“Cornerstones” were articles that appeared in the Sunday edition of the Calgary Herald between 1997 and 2000. The following article appeared December 13, 1998.
• 411 11th Avenue S.E.
• Built: 1903 - 1904 (additions built in 1907, 1912, 1962) In 1919 a bungalow school was built on the property.
• Demolished: 1904 and 1907 structures were demolished in 1962 to accommodate a contemporary addition. The 1912 addition and the wood frame and stucco bungalow still stand in 1998.
• Architect: William Dodd, architect of Calgary’s city hall, designed the original four-room school built in 1904. He was also the architect for Central and Alexandra Schools.
• Original owner: Calgary Public School Board. The school was named for Queen Victoria, reigning monarch of England 1837 to 1901.
• Original cost: $12,834 (1904)
• Construction materials: Rock-faced sandstone.
• Original interior details: Four class rooms.
• During the first two decades of the century, approximately twenty sandstone schools were built throughout the city to meet the demands of increasing enrolment. In 1904, following the development of the Victoria Park subdivision, the school board built a four room sandstone school in the community in anticipation of the city’s southward expansion. Dodd drew the plans for the school in 1903 and was allegedly paid 5% of the contract price for his work.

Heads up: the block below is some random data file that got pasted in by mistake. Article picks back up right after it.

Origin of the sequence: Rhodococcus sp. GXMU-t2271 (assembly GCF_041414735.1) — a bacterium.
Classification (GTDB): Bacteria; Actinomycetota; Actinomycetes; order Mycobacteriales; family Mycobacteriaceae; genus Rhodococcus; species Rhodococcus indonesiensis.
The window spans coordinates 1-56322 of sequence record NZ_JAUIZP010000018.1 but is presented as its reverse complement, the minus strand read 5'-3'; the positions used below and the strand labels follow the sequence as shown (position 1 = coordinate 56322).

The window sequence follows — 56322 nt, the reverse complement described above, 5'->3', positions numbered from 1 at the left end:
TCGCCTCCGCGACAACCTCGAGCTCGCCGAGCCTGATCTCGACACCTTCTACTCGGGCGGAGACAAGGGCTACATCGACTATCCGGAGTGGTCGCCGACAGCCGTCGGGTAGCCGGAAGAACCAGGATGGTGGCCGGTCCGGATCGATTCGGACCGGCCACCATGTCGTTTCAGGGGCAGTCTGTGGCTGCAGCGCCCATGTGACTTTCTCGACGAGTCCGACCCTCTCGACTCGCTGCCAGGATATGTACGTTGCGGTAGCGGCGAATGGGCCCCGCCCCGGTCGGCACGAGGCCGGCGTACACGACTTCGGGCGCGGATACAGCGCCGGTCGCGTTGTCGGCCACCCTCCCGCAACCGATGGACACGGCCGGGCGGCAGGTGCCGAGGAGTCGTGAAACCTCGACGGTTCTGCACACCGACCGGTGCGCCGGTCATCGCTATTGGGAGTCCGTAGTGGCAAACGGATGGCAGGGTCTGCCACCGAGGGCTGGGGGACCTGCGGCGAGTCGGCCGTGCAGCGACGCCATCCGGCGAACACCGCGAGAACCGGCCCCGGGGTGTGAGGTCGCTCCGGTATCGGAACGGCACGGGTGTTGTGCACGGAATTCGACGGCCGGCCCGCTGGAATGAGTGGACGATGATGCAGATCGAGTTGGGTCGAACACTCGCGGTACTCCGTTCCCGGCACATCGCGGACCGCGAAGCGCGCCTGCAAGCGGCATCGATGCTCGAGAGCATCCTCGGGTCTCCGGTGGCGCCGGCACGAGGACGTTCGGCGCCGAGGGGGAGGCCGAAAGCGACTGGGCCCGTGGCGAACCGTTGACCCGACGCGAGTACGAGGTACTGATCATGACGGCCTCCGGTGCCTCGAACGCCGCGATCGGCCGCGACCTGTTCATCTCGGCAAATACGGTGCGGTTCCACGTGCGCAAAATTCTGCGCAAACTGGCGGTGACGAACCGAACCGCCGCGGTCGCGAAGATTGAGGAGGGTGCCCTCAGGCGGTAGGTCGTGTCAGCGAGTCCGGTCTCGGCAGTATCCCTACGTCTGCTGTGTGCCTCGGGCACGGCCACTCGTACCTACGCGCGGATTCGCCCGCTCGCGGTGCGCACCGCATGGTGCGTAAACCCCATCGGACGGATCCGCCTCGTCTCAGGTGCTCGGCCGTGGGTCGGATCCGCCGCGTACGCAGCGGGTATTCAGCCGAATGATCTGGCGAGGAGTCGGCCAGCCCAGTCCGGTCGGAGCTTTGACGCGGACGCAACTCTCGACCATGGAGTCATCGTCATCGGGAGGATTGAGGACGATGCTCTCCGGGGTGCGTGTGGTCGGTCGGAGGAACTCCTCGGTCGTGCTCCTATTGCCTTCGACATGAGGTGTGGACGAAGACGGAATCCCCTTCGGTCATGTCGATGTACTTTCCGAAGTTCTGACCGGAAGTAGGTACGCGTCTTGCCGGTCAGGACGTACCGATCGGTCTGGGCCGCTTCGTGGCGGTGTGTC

• Victoria was set in a yard bordered with poplar and balm of Gilead trees. The Board’s building committee budgeted $250.00 to landscape the property surrounding the school.
• In 1907 a four room sandstone addition was built on the south end of the original school by the local contracting firm of McNeil and Burns.
• A 1912 sandstone addition consisting of six classrooms and an assembly hall and the wood frame and stucco bungalow school built on the site in 1919 were designed by the School Board’s Building Superintendent, Hugh McClelland and his assistant William Branton.
• Between 1914 and the end of the 1930s Victoria offered pre-vocational training and academic classes for grades one to nine. Forty six boys and forty one girls enrolled in the first "Prevo" class of January 1914. Five years later the City of Calgary Yearbook promoted the new program. " Classes in Grades VII, VIII and IX are taught the ordinary bookwork subjects, and also woodwork, metal work, leatherwork, printing, typewriting, dressmaking, millinery, cooking, home nursing art, design and mechanical drawing; half time being devoted to bookwork and half time to industrial work. The following classes of pupils are recommended for the Pre-Vocational classes: those who are not getting along in their ordinary grade work; those who do not intend to go to university or to take a full high school course; those who must go to work on leaving school; those who intend to take a course in the Institute of Technology, fitting them for better positions in industrial pursuits. The purpose of the school is to arouse interest in doing and transfer this interest to studying. There are now five classes comprising about 200 pupils."